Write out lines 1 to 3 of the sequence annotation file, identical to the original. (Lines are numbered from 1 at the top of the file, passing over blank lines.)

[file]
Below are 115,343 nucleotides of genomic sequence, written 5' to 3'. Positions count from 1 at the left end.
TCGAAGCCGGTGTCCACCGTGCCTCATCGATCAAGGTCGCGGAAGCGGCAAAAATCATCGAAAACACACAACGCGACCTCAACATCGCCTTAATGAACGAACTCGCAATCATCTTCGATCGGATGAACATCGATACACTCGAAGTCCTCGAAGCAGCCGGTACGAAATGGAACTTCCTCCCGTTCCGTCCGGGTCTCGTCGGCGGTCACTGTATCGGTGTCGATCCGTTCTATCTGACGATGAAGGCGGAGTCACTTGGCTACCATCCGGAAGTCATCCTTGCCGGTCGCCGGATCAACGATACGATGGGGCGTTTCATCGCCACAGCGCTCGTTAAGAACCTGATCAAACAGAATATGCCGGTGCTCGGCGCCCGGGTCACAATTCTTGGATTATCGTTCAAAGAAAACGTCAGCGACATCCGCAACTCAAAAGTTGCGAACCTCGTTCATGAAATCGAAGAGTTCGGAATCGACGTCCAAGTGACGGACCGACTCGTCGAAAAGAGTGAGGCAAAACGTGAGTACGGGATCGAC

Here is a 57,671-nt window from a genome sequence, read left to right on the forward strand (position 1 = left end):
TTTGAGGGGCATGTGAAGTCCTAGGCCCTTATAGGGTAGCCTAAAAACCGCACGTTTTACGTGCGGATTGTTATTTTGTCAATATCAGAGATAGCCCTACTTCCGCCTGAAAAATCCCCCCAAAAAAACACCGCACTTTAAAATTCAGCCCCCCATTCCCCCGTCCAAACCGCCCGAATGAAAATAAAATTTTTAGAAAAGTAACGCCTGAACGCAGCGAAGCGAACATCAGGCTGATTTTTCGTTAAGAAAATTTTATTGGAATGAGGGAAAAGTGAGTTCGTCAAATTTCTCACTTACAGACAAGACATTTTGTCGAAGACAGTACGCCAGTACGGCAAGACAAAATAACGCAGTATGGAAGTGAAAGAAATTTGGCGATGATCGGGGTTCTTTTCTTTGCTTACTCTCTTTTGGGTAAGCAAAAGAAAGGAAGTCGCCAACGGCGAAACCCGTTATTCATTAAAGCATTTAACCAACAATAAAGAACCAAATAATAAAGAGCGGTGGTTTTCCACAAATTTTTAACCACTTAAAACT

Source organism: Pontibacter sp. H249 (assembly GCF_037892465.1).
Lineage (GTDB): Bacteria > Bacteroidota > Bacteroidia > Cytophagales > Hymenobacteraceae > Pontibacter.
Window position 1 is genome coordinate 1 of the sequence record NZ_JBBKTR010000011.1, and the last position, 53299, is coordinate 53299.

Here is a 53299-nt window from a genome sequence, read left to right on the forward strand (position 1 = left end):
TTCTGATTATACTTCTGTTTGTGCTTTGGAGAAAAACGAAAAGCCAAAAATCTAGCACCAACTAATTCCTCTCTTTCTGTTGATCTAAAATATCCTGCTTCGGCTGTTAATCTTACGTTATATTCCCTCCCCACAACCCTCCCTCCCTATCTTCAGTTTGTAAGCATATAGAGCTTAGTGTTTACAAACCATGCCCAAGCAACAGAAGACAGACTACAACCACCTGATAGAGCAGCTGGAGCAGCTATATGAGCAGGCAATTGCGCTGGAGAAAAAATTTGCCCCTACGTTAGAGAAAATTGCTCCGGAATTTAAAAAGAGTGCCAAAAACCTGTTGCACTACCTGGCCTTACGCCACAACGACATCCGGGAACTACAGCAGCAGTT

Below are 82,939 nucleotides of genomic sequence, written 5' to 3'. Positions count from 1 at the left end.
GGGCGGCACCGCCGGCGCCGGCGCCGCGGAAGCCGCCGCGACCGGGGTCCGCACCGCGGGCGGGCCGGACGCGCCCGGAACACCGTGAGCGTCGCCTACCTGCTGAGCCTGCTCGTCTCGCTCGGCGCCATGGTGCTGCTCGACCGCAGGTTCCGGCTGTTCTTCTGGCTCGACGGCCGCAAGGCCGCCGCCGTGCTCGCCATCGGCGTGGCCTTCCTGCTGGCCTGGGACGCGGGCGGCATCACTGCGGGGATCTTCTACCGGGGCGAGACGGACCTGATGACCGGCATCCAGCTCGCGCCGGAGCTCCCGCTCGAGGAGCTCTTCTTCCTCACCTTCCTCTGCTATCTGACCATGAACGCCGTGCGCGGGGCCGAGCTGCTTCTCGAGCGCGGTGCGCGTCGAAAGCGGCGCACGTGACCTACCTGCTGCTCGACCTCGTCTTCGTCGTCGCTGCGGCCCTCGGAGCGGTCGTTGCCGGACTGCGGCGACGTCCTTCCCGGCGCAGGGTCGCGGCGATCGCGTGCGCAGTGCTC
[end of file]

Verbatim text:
Below are 115,343 nucleotides of genomic sequence, written 5' to 3'. Positions count from 1 at the left end.
TCGAAGCCGGTGTCCACCGTGCCTCATCGATCAAGGTCGCGGAAGCGGCAAAAATCATCGAAAACACACAACGCGACCTCAACATCGCCTTAATGAACGAACTCGCAATCATCTTCGATCGGATGAACATCGATACACTCGAAGTCCTCGAAGCAGCCGGTACGAAATGGAACTTCCTCCCGTTCCGTCCGGGTCTCGTCGGCGGTCACTGTATCGGTGTCGATCCGTTCTATCTGACGATGAAGGCGGAGTCACTTGGCTACCATCCGGAAGTCATCCTTGCCGGTCGCCGGATCAACGATACGATGGGGCGTTTCATCGCCACAGCGCTCGTTAAGAACCTGATCAAACAGAATATGCCGGTGCTCGGCGCCCGGGTCACAATTCTTGGATTATCGTTCAAAGAAAACGTCAGCGACATCCGCAACTCAAAAGTTGCGAACCTCGTTCATGAAATCGAAGAGTTCGGAATCGACGTCCAAGTGACGGACCGACTCGTCGAAAAGAGTGAGGCAAAACGTGAGTACGGGATCGAC

Here is a 57,671-nt window from a genome sequence, read left to right on the forward strand (position 1 = left end):